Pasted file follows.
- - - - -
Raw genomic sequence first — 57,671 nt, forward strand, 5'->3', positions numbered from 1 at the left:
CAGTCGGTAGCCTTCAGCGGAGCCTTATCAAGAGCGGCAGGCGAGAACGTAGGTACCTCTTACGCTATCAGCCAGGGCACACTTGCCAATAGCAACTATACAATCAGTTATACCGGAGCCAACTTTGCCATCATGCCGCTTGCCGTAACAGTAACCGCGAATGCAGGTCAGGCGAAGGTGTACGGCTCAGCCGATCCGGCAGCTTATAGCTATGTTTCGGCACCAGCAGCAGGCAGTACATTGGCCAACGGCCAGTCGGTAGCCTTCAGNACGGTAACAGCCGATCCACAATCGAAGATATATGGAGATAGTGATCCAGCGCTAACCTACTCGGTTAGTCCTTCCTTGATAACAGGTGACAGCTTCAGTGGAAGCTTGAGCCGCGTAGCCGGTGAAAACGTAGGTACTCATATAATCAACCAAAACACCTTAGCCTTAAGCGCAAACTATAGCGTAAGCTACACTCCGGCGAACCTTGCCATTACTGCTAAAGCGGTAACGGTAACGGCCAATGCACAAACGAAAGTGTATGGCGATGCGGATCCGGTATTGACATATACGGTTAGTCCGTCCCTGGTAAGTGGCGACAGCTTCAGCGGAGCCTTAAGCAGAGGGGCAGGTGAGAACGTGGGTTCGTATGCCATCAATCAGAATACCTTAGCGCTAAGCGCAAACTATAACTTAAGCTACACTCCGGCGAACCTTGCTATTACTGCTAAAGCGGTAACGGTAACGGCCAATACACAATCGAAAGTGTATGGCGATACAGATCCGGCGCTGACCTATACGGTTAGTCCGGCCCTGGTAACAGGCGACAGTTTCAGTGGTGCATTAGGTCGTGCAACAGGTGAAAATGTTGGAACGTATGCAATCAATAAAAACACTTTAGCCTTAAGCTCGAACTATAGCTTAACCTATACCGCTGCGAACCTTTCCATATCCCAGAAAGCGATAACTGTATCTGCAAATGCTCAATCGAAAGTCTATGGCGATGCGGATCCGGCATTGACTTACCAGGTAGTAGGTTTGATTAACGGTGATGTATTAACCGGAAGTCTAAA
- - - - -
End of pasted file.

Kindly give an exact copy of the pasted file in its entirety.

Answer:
Raw genomic sequence first — 57,671 nt, forward strand, 5'->3', positions numbered from 1 at the left:
CAGTCGGTAGCCTTCAGCGGAGCCTTATCAAGAGCGGCAGGCGAGAACGTAGGTACCTCTTACGCTATCAGCCAGGGCACACTTGCCAATAGCAACTATACAATCAGTTATACCGGAGCCAACTTTGCCATCATGCCGCTTGCCGTAACAGTAACCGCGAATGCAGGTCAGGCGAAGGTGTACGGCTCAGCCGATCCGGCAGCTTATAGCTATGTTTCGGCACCAGCAGCAGGCAGTACATTGGCCAACGGCCAGTCGGTAGCCTTCAGNACGGTAACAGCCGATCCACAATCGAAGATATATGGAGATAGTGATCCAGCGCTAACCTACTCGGTTAGTCCTTCCTTGATAACAGGTGACAGCTTCAGTGGAAGCTTGAGCCGCGTAGCCGGTGAAAACGTAGGTACTCATATAATCAACCAAAACACCTTAGCCTTAAGCGCAAACTATAGCGTAAGCTACACTCCGGCGAACCTTGCCATTACTGCTAAAGCGGTAACGGTAACGGCCAATGCACAAACGAAAGTGTATGGCGATGCGGATCCGGTATTGACATATACGGTTAGTCCGTCCCTGGTAAGTGGCGACAGCTTCAGCGGAGCCTTAAGCAGAGGGGCAGGTGAGAACGTGGGTTCGTATGCCATCAATCAGAATACCTTAGCGCTAAGCGCAAACTATAACTTAAGCTACACTCCGGCGAACCTTGCTATTACTGCTAAAGCGGTAACGGTAACGGCCAATACACAATCGAAAGTGTATGGCGATACAGATCCGGCGCTGACCTATACGGTTAGTCCGGCCCTGGTAACAGGCGACAGTTTCAGTGGTGCATTAGGTCGTGCAACAGGTGAAAATGTTGGAACGTATGCAATCAATAAAAACACTTTAGCCTTAAGCTCGAACTATAGCTTAACCTATACCGCTGCGAACCTTTCCATATCCCAGAAAGCGATAACTGTATCTGCAAATGCTCAATCGAAAGTCTATGGCGATGCGGATCCGGCATTGACTTACCAGGTAGTAGGTTTGATTAACGGTGATGTATTAACCGGAAGTCTAAA